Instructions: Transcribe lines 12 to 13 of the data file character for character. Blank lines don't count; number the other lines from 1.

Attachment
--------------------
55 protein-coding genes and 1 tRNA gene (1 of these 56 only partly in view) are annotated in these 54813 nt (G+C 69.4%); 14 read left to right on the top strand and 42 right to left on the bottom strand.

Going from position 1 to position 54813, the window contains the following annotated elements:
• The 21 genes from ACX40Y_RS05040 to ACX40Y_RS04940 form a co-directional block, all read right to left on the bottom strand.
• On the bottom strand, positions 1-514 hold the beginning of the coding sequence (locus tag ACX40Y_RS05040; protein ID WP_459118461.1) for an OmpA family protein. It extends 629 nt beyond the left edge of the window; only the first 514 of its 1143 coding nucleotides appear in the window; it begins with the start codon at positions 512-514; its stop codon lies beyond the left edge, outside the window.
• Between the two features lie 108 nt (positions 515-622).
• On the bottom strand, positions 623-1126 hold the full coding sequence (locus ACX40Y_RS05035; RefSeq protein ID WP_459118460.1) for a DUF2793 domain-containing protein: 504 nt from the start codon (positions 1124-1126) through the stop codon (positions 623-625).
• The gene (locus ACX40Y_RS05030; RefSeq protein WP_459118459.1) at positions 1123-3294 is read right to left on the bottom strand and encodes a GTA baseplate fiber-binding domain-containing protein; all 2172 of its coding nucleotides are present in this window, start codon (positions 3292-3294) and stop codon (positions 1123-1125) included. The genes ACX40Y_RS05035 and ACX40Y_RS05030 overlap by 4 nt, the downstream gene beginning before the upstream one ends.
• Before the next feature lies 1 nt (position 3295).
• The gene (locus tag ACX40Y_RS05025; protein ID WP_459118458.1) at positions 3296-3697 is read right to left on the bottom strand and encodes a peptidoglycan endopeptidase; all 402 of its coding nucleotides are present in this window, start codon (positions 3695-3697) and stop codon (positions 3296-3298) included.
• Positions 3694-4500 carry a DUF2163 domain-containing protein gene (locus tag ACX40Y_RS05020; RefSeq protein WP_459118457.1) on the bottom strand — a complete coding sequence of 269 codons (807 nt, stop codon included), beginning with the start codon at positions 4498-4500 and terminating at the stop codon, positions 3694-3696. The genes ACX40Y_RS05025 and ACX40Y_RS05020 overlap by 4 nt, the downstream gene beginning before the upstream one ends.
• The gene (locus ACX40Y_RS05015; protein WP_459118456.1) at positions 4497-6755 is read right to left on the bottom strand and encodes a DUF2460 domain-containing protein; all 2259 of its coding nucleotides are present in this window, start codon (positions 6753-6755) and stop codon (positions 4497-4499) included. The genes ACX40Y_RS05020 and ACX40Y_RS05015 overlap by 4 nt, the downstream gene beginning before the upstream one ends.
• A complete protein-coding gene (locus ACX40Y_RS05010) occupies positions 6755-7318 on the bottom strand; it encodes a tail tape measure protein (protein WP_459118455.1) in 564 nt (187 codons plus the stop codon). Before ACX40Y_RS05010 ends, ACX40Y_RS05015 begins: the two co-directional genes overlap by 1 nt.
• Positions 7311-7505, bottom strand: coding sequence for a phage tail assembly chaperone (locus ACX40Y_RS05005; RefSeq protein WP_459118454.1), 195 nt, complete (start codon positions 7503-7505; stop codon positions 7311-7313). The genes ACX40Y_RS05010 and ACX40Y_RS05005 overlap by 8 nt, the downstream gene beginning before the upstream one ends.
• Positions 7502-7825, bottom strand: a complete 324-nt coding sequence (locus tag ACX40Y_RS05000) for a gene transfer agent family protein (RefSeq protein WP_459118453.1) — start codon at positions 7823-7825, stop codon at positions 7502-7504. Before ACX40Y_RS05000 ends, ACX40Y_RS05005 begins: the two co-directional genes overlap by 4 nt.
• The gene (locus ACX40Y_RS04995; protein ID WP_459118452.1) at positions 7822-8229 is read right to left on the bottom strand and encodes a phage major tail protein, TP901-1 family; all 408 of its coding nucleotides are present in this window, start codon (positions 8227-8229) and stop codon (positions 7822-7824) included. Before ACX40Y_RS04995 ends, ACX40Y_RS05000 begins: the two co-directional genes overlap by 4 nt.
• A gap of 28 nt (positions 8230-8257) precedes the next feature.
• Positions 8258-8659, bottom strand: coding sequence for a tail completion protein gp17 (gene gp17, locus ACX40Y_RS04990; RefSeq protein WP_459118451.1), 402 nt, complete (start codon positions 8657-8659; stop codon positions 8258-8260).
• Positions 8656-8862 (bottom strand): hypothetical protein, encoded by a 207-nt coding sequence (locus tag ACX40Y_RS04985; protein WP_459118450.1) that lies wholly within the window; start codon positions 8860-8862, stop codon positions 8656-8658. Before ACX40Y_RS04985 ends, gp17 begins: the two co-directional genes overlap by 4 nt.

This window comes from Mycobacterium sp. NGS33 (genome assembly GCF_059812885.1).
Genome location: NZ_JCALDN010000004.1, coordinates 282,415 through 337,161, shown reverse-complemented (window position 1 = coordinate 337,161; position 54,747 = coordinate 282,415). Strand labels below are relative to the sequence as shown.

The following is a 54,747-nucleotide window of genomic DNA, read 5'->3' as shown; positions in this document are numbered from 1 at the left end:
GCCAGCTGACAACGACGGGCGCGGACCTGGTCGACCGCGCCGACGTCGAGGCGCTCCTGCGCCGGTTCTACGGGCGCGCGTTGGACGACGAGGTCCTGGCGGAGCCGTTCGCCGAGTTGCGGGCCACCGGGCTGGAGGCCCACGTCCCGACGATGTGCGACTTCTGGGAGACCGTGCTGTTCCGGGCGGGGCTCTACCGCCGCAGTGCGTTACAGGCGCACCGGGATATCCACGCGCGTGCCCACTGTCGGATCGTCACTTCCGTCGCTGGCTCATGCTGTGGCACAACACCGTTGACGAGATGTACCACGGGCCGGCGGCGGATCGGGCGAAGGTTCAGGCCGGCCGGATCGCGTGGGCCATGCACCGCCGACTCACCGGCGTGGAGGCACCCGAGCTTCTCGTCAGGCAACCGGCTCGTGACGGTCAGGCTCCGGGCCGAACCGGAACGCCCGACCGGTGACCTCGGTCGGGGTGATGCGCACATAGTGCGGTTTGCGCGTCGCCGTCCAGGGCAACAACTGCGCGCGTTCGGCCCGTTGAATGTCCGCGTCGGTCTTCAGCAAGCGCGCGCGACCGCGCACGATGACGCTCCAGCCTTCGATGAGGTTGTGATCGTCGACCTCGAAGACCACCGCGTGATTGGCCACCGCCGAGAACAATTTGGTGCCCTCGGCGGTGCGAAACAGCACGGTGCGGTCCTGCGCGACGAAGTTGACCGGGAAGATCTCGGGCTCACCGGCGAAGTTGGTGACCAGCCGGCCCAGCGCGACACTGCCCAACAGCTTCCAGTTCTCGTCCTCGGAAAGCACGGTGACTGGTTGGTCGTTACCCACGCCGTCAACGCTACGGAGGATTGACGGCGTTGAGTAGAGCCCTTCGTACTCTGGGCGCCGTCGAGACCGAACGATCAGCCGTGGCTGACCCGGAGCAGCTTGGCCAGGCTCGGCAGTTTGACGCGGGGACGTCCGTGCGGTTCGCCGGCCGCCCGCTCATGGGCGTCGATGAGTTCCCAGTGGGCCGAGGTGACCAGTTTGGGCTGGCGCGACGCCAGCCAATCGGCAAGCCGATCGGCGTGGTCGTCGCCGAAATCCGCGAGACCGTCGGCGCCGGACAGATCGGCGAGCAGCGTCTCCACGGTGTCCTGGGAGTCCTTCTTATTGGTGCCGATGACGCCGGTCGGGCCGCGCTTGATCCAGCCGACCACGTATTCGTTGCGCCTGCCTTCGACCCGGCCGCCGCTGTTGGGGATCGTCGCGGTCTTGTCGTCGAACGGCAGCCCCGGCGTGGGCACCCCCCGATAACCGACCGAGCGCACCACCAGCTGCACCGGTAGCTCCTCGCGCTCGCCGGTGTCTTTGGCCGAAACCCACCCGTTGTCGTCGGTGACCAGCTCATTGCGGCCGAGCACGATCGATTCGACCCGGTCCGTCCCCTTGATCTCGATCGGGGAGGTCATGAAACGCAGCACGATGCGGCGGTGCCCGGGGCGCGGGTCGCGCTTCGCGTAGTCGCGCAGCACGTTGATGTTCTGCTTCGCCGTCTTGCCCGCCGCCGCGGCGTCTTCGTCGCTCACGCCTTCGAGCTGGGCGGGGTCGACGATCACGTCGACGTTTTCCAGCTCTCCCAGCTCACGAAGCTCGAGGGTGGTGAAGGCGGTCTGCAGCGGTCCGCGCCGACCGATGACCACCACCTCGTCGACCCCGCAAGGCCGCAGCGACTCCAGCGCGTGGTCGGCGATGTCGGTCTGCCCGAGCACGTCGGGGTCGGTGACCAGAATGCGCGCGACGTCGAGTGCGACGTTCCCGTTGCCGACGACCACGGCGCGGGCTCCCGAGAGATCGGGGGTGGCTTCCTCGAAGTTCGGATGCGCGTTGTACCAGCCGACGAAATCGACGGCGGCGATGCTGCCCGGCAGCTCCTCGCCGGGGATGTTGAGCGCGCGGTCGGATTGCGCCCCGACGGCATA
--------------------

• A complete protein-coding gene (locus ACX40Y_RS05010) occupies positions 6755-7318 on the bottom strand; it encodes a tail tape measure protein (protein WP_459118455.1) in 564 nt (187 codons plus the stop codon). Before ACX40Y_RS05010 ends, ACX40Y_RS05015 begins: the two co-directional genes overlap by 1 nt.
• Positions 7311-7505, bottom strand: coding sequence for a phage tail assembly chaperone (locus ACX40Y_RS05005; RefSeq protein WP_459118454.1), 195 nt, complete (start codon positions 7503-7505; stop codon positions 7311-7313). The genes ACX40Y_RS05010 and ACX40Y_RS05005 overlap by 8 nt, the downstream gene beginning before the upstream one ends.